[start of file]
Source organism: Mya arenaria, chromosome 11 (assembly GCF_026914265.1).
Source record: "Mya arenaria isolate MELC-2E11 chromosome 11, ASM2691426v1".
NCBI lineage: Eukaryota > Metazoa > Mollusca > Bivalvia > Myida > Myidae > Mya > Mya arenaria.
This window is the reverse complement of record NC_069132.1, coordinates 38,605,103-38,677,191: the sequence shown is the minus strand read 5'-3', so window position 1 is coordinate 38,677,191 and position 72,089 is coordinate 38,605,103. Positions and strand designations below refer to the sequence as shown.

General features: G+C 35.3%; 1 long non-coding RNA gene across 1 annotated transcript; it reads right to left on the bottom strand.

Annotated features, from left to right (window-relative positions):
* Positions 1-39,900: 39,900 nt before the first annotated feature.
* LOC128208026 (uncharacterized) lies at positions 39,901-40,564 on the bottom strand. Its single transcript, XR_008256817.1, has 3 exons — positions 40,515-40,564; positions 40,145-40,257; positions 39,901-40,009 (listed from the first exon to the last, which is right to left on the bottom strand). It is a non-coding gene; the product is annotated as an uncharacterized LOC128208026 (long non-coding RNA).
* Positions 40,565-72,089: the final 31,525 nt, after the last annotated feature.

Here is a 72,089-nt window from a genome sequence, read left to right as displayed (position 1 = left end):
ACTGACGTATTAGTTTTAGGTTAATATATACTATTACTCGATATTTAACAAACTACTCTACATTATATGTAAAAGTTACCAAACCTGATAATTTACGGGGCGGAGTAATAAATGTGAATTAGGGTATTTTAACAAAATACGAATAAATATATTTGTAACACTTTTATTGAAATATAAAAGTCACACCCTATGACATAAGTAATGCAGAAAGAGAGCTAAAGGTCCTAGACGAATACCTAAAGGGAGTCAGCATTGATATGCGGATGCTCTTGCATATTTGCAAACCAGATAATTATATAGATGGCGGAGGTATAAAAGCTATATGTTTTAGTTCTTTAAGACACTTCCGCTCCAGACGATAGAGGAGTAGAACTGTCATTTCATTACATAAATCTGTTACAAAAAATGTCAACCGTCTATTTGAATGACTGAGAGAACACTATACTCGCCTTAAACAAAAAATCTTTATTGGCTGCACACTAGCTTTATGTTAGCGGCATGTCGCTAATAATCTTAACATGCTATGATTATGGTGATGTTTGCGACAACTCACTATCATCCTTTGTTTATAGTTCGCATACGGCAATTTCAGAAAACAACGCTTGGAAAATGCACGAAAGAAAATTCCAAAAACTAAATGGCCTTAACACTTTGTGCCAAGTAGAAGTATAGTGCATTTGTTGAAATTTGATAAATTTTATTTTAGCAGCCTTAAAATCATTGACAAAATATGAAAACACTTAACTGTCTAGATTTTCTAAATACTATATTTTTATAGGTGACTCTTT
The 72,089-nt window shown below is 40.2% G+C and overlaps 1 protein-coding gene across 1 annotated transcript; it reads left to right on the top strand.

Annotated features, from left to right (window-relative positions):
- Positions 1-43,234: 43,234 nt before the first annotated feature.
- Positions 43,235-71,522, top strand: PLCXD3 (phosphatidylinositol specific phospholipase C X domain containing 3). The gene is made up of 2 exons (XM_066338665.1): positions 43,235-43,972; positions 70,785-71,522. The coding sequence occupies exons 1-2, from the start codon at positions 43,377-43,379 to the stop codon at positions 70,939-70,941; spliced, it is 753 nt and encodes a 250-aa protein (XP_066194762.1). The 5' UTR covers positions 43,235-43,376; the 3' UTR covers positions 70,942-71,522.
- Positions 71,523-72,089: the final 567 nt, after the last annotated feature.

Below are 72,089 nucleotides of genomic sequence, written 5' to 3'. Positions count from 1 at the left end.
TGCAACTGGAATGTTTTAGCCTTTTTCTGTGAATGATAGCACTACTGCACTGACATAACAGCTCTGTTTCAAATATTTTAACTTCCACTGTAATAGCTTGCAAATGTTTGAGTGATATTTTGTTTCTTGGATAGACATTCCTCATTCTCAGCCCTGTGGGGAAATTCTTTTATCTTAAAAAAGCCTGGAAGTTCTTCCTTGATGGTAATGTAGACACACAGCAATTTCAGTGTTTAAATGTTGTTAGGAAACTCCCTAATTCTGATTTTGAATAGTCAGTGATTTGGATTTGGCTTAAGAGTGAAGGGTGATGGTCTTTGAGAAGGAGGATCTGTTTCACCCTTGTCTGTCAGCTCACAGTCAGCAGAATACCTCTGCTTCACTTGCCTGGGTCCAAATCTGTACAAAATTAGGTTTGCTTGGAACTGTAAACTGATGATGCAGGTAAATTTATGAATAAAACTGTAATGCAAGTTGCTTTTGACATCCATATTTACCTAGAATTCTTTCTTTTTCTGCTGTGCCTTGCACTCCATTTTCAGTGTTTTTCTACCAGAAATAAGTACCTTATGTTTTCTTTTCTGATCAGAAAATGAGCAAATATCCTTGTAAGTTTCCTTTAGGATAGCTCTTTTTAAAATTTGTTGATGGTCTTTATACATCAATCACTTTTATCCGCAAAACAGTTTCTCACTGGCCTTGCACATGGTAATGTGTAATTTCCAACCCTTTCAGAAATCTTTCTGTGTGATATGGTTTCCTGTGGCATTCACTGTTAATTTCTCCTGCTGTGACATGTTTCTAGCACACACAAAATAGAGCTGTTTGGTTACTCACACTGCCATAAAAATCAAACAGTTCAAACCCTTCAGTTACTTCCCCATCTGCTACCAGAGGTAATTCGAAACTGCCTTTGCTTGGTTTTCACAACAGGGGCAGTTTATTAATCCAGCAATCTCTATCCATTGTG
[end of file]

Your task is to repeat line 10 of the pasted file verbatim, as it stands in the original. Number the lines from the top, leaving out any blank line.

Here is a 72,089-nt window from a genome sequence, read left to right as displayed (position 1 = left end):